On Solo Travel and Stopping to Smell the Roses

by Elizabeth Doney, FCLC ’21


My name is Elizabeth, I’m a junior in the Lincoln Center Honors Program, and this semester I’m studying abroad at Charles University in Prague. It’s been a very busy few months for me, but I’ve been able to make time for a few weekend trips to other parts of Europe. I mostly travel with the friends I’ve made in my program, but a few weekends ago I took a trip by myself for the first time. I decided on Vienna, booked train tickets, and packed homework to keep my mind busy when I wasn’t out in the city. I worried that I’d enjoy the things I saw less because I wouldn’t have anyone to share them with, but I planned to stay very busy in hopes of staving off the loneliness.

Immediately, my well-laid plans started to shift. When I got to my seat on the train and pulled out my laptop, I learned that our academic portal was out of service due to a virus, and I started to get increasingly anxious at the prospect of having to pass a four-hour train ride without any work to keep me occupied. As I went to put my laptop back in my bag, I glanced out the window and saw vivid colors flashing by. The Czech countryside had turned shades of gold and crimson with the fall weather, and I hadn’t even stopped to notice. Mindfulness is not an area of strength for me, but the scene outside the window was so picturesque that I didn’t want to pay attention to anything else. The four hours flew by and, having lost the crutch of my homework, I actually spent time with myself. I gave myself permission to stop thinking about school, fellowships, and internships and instead to reflect on myself and all of the special things I’ve experienced recently while I watched the scenery pass me by.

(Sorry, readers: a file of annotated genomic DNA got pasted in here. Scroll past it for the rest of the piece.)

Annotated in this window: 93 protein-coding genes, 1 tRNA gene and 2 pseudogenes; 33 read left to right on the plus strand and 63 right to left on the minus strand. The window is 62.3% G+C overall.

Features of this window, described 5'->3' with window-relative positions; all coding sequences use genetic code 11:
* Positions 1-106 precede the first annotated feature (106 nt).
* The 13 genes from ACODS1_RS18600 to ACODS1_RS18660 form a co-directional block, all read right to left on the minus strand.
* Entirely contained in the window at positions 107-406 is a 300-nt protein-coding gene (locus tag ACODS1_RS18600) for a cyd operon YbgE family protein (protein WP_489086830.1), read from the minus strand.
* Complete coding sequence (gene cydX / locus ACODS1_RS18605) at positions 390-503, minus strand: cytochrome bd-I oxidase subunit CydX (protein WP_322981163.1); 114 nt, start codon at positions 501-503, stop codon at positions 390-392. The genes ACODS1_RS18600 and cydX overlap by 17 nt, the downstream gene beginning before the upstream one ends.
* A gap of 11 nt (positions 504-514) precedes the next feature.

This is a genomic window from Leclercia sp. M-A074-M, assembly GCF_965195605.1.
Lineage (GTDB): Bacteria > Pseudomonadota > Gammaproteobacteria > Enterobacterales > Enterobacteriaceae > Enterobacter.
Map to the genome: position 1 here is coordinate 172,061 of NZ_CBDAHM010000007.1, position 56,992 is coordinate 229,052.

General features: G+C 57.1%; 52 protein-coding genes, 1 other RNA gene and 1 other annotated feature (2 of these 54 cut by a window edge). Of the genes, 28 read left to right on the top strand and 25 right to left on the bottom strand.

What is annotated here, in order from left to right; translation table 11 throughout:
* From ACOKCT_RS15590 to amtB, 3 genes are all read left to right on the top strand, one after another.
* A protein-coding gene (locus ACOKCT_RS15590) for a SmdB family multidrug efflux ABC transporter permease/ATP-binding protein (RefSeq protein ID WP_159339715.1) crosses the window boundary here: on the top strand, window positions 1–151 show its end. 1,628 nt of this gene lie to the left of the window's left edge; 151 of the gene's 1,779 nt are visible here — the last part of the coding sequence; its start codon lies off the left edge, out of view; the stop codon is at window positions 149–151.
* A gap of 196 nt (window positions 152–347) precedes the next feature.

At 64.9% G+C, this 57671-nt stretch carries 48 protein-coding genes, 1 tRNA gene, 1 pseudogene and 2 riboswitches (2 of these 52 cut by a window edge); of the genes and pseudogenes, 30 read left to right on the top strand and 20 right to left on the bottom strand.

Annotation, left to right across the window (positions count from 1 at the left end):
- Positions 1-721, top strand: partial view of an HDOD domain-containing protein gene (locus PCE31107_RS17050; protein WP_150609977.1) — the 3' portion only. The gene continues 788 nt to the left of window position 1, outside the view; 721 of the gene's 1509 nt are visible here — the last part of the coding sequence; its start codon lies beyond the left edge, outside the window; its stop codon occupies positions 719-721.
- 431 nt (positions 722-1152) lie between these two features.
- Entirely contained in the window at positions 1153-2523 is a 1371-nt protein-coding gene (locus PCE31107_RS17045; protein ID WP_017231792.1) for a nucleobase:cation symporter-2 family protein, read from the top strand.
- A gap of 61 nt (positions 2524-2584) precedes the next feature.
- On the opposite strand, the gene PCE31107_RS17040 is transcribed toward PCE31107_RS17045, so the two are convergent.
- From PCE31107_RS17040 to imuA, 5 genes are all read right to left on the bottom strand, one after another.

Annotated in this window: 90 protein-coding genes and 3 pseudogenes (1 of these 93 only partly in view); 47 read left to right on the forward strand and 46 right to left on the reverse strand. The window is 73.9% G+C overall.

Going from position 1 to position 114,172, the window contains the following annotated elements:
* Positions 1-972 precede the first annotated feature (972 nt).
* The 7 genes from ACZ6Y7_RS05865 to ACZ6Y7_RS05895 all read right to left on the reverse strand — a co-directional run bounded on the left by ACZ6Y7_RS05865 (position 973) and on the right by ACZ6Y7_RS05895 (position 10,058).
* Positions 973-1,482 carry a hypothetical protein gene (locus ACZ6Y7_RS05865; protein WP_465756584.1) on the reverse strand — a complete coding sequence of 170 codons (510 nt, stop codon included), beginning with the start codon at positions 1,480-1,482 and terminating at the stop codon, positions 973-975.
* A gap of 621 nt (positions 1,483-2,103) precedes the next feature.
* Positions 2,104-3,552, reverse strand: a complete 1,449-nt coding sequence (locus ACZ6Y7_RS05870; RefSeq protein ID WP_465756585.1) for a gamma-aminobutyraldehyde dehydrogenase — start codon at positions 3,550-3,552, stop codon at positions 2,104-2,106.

Once I arrived in Vienna, I left my backpack at the hotel and challenged myself to lean into the discomfort of being alone. When I went out for dinner, instead of hiding behind it, I kept my phone in my bag and focused on taking in my surroundings. I went to museums and lingered as long as I wanted in front of the art, and I even stopped in a café to write in my journal about my impressions of the city. As I sat on my train back to Prague and reflected on the weekend, I was excited to see all of my friends again, but I was also surprised by how much I’d enjoyed traveling on my own. I’m someone who puts a lot of pressure on myself to be hard at work all the time, but setting aside time to think and breathe was refreshing. I’m not sure if I’ll be able to fit in another solo trip before returning to New York, but I’m trying to remind myself more often to stop and appreciate the moment I’m living.